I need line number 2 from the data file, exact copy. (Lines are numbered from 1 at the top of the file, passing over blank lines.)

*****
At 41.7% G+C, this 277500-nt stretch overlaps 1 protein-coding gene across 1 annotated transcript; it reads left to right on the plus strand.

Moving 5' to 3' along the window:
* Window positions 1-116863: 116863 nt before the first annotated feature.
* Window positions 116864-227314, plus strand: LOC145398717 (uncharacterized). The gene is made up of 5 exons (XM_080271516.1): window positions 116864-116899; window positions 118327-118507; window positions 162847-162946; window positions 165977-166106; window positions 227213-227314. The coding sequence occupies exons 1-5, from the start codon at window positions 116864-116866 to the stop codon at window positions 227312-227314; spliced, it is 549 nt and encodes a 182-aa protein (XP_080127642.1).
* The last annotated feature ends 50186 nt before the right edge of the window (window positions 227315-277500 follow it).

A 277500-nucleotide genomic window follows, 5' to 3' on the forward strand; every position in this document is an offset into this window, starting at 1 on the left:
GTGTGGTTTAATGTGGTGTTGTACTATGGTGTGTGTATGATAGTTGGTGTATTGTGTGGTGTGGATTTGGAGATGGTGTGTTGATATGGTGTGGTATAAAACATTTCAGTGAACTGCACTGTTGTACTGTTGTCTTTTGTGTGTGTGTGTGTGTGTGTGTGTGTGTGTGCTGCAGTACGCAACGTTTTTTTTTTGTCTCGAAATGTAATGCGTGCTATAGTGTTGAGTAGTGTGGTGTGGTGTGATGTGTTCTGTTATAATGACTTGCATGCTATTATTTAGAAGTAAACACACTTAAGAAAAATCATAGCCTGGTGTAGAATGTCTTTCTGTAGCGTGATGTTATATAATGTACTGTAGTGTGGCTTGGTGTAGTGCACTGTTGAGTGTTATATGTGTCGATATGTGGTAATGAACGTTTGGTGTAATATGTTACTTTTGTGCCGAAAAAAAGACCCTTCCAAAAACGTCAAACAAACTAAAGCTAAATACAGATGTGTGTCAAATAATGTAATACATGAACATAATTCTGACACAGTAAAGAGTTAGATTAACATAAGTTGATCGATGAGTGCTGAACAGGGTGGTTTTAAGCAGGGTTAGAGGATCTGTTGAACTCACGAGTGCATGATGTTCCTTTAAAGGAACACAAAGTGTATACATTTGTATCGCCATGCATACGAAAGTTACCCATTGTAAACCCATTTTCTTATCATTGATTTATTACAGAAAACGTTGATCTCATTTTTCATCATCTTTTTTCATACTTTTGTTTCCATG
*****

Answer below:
Moving 5' to 3' along the window: